So you think you missed the chance to take a class this semester at Johnson County Community College.
JCCC is introducing dozens of classes that were not a part of the initial fall offerings. If you wanted Composition I but it was full, or you wanted Accounting 121 but it was only offered at a time that didn’t work for you, well, check out the new offerings. You might find those classes now. (The site should come up if you wait just bit.)
The new short-term classes (sometimes called late-start or 2 x2 classes) are being offered to accommodate students who are more and more taking varying schedules from a variety of schools. They will allow some students to rack up credits faster than they can now.
Short-term courses are the ideal solution for:
- Courses that were previously closed due to maximum enrollment
- Class schedule conflicts
- Transfer to KU and K-State
- Students recently enrolled in KU, K-State and other four-year colleges
- Students who applied but did not enroll at JCCC before the regular semester start
Many of these are building-block credit courses, said Clarissa Craig, associate vice president of instruction, such as English and history – that transfer to four-year universities like the University of Kansas. If you are going for a bachelor’s degree, they are courses that you likely will need.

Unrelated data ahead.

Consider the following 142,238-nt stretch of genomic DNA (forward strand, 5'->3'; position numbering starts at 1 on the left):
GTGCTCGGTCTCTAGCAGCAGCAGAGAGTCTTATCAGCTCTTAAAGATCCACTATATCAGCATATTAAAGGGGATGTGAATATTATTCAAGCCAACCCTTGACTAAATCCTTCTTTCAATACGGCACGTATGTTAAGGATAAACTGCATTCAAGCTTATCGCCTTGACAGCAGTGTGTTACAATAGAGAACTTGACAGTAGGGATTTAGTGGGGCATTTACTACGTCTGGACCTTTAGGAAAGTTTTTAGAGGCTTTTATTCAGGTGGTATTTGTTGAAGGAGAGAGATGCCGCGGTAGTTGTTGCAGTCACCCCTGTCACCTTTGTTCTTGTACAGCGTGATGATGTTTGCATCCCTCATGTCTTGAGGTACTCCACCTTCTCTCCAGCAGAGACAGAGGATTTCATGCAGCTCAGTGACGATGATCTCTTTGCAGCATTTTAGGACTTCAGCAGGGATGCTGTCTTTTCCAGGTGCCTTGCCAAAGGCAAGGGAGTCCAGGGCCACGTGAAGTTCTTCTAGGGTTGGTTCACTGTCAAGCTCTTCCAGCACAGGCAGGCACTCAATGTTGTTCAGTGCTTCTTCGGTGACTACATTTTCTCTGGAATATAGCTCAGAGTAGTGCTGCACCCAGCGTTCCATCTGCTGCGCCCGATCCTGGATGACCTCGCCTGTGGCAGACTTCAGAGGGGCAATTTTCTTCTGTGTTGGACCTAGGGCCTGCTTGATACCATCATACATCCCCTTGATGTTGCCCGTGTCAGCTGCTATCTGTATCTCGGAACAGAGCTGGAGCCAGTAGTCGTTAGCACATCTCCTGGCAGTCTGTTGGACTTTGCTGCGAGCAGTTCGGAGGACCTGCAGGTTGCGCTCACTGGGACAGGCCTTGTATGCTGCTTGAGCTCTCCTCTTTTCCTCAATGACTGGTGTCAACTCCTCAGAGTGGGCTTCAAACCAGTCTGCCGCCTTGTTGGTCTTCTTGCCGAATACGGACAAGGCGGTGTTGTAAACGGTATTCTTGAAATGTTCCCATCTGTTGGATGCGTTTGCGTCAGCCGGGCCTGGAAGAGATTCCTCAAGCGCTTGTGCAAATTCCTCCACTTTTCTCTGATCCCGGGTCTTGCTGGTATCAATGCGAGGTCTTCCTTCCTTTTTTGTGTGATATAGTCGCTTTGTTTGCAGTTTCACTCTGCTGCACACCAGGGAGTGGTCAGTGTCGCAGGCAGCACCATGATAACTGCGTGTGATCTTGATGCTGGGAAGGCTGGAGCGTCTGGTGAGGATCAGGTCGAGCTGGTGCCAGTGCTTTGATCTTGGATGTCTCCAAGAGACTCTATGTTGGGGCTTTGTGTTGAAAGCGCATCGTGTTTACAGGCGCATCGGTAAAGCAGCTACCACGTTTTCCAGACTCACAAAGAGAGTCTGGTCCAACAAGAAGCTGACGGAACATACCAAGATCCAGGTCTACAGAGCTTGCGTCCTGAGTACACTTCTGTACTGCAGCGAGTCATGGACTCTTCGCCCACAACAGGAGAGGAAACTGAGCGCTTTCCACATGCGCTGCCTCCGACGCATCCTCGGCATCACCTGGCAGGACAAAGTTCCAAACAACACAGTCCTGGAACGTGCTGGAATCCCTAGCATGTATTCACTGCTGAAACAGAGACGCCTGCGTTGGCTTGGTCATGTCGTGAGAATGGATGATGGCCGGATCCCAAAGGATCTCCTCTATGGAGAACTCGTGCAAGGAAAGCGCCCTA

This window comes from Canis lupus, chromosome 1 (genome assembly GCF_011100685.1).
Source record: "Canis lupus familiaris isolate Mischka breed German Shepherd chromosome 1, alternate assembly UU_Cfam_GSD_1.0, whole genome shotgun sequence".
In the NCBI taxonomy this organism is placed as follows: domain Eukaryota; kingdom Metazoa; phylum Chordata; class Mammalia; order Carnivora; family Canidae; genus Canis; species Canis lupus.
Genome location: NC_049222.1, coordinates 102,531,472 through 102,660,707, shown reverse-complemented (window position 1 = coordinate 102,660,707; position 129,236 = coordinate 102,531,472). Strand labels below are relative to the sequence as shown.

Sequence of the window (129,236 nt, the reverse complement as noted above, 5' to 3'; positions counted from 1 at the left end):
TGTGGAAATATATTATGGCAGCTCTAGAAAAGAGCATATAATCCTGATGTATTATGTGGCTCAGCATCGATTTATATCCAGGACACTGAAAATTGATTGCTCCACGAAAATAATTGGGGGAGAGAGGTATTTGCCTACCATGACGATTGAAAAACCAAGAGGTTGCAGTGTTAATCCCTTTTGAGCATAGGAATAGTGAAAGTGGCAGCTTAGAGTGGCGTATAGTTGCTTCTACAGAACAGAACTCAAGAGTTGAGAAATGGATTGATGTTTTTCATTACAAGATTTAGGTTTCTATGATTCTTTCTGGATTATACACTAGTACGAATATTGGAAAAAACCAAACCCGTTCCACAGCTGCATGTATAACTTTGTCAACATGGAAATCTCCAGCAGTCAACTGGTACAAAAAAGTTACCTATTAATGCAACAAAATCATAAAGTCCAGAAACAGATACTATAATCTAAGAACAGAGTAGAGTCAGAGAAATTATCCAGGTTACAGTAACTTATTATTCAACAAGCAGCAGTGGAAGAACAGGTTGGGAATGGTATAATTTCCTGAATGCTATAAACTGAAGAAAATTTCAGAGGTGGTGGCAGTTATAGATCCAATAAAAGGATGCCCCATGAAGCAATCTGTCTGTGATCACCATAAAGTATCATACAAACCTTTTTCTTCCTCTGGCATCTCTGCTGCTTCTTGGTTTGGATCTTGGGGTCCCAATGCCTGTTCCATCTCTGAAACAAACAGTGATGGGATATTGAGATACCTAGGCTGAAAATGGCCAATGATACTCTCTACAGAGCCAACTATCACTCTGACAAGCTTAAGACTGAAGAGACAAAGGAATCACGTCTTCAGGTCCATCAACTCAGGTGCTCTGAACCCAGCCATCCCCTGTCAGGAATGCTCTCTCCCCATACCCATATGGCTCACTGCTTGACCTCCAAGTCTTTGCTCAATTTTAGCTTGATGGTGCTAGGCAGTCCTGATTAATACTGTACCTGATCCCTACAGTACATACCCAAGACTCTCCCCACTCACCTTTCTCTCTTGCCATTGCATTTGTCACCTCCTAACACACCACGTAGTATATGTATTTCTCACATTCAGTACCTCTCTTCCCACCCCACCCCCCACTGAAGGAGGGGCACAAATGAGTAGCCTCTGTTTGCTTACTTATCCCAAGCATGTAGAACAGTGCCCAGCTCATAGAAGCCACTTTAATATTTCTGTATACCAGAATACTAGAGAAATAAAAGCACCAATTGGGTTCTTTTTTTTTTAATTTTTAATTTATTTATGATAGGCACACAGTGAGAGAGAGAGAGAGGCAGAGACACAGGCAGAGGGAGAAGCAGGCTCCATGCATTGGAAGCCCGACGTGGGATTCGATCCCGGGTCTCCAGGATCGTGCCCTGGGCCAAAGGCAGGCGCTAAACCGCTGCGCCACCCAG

A regular semester runs for 16 weeks. For the short-term classes, JCCC now is offering a 14-week session, which will start Aug. 31, and an eight-week session that will begin Aug. 31. A second eight-week session will begin Oct. 12.
“One of the things we had not done as purposefully as we are this fall is looking at eight-week back-to-back sessions as an option for scheduling. That could allow a student who is really on the ball to complete two courses in what traditionally has been 16 weeks. Of course, the pace would be much quicker because students will be doing the same amount of work in a compressed time frame.”
Short-term classes give students more options as they move along in their studies. Sometimes, a student didn’t realize he or she needed to complete a competency or other requirement before the first regular day of a semester. Providing them with an option of starting a class two weeks or later than usual could give the student enough time to deal with that requirement and keep his college journey moving along.